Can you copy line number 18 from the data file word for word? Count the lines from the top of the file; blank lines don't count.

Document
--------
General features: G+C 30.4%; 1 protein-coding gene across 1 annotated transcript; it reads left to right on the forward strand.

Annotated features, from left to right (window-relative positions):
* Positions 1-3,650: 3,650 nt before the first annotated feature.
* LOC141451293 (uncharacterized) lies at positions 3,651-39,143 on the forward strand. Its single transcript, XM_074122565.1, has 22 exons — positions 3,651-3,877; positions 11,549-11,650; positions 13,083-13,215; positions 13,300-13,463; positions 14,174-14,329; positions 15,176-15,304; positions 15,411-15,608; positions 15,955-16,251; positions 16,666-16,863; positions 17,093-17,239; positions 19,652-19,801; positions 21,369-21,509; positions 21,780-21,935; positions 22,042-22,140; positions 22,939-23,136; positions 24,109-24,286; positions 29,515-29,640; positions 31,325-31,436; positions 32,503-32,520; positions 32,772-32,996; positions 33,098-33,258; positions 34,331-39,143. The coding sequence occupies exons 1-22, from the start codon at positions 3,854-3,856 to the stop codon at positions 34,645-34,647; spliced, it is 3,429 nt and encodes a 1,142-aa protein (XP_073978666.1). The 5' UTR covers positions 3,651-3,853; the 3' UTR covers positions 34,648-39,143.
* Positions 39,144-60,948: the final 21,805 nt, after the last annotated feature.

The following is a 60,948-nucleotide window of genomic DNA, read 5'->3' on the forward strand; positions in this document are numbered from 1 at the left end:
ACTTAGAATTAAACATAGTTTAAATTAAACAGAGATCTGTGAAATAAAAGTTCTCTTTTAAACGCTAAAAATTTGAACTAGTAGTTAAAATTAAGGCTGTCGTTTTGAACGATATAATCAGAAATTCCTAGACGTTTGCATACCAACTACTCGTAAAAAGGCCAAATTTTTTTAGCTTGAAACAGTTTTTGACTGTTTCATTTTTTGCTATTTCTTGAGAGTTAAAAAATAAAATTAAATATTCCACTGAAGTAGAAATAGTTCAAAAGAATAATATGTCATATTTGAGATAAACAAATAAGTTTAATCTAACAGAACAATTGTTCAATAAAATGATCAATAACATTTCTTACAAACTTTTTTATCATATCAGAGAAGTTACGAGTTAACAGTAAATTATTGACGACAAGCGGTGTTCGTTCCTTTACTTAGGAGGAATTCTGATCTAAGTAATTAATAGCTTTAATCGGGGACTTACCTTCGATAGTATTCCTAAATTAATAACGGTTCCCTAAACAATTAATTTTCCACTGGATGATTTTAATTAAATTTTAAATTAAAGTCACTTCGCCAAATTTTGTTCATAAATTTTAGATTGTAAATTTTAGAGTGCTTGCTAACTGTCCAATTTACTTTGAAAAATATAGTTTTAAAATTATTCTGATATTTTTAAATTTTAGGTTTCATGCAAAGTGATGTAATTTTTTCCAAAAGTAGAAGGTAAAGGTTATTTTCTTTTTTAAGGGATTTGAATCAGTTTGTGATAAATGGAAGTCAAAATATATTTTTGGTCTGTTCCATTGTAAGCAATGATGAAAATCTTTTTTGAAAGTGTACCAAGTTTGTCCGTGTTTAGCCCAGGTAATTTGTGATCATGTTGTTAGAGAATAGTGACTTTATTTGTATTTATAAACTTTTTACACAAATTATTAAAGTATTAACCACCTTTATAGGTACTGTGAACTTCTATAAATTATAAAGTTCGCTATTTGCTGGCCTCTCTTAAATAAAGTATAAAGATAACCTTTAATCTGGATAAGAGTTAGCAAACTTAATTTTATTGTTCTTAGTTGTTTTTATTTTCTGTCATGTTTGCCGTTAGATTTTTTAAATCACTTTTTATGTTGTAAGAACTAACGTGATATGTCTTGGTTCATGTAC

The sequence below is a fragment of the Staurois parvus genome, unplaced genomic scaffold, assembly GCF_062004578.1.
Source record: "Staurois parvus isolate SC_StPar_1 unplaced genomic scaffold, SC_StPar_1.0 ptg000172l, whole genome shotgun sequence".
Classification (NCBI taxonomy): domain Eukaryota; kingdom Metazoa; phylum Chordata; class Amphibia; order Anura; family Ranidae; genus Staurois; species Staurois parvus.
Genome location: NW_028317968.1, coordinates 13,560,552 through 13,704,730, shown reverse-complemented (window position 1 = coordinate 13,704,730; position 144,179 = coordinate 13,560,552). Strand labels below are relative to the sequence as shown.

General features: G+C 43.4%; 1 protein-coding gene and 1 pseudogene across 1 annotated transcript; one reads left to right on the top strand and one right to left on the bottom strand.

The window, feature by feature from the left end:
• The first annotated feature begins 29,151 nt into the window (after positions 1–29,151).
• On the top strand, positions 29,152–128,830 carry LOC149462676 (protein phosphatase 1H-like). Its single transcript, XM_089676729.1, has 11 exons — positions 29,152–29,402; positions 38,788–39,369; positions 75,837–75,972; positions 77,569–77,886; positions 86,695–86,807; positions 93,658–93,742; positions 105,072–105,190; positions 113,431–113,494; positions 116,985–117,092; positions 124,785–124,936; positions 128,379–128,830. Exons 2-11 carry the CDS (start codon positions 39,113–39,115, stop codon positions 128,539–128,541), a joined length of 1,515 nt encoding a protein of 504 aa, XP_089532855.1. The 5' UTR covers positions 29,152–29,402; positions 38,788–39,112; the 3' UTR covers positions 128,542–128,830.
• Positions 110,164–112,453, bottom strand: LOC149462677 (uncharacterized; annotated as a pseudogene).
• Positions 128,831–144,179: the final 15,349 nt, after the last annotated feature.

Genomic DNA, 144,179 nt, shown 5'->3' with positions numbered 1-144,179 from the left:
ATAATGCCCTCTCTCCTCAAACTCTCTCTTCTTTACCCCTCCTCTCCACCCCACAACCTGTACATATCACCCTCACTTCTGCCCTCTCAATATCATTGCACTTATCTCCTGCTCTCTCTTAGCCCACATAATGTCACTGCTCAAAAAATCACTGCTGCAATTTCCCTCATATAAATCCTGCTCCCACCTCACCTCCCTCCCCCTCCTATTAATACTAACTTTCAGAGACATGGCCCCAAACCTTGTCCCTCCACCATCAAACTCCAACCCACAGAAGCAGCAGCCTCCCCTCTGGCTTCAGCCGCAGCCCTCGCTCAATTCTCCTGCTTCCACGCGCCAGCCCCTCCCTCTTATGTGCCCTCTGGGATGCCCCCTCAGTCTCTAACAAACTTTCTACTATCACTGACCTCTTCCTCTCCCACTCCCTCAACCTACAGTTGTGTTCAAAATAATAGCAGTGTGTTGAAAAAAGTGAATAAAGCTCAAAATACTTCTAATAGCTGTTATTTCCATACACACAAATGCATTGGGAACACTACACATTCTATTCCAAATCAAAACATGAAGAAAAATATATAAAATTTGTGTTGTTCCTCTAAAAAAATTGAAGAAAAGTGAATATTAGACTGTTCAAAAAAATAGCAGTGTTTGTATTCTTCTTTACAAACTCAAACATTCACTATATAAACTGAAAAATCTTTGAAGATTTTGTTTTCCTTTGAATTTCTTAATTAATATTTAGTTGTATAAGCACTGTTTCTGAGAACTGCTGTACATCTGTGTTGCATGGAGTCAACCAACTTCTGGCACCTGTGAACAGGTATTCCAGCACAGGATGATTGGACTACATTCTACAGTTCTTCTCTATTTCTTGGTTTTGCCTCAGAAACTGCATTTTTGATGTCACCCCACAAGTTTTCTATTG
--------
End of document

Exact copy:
Genomic DNA, 144,179 nt, shown 5'->3' with positions numbered 1-144,179 from the left: